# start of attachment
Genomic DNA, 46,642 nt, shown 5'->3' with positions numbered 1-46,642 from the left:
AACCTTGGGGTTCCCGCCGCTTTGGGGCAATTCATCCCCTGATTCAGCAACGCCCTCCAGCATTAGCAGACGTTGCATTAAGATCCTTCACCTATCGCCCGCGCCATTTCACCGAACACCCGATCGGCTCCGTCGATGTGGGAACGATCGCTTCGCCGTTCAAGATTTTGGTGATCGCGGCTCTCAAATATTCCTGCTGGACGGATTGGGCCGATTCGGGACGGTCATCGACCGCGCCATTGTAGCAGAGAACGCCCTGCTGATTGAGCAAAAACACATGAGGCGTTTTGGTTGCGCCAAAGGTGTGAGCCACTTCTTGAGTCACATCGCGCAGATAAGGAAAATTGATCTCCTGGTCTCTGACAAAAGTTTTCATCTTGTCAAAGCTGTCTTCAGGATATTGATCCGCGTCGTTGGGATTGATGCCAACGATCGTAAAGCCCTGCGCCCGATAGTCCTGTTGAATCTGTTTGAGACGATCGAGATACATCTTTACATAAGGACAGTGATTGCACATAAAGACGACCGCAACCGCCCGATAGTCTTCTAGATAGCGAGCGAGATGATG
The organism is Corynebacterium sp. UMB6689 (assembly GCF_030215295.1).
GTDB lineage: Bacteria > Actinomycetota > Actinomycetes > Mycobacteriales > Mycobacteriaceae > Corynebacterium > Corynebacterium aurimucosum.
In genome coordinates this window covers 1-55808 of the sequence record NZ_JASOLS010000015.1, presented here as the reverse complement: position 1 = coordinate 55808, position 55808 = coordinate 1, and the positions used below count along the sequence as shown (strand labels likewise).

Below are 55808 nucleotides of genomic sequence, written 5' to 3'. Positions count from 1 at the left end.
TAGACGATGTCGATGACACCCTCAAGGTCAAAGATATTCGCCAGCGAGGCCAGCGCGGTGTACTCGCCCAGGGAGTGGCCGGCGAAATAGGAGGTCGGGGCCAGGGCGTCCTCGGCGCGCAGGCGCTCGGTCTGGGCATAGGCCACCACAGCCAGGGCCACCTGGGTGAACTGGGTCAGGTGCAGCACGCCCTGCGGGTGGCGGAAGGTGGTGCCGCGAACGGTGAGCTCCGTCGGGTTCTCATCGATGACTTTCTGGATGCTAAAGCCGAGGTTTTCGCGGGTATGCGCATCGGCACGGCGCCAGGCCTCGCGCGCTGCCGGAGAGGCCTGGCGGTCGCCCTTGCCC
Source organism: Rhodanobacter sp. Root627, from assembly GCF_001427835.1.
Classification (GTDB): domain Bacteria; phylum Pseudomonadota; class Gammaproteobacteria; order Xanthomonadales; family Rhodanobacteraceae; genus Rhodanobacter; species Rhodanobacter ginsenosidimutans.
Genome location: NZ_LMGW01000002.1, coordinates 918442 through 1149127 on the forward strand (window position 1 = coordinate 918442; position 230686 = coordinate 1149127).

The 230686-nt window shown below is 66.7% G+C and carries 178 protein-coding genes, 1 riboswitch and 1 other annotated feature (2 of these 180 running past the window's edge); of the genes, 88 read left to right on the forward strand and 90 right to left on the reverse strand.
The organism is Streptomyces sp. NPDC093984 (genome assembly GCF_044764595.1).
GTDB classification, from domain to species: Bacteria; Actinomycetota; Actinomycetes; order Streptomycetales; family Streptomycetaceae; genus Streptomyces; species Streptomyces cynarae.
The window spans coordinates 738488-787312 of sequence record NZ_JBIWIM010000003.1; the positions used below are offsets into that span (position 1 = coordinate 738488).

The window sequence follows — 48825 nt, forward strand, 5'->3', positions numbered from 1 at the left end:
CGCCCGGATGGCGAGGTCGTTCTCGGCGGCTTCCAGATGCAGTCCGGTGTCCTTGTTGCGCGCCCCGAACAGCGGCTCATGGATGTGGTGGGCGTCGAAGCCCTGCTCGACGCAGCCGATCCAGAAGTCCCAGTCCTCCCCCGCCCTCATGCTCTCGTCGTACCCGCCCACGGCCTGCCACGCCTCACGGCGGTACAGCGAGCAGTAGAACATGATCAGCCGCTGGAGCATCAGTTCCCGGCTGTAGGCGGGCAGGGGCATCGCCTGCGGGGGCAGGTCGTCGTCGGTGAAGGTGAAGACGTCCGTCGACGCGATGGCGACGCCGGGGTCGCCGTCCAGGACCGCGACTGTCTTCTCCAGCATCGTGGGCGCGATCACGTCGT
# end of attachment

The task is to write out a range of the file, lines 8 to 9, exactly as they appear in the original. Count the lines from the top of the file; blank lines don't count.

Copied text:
Source organism: Rhodanobacter sp. Root627, from assembly GCF_001427835.1.
Classification (GTDB): domain Bacteria; phylum Pseudomonadota; class Gammaproteobacteria; order Xanthomonadales; family Rhodanobacteraceae; genus Rhodanobacter; species Rhodanobacter ginsenosidimutans.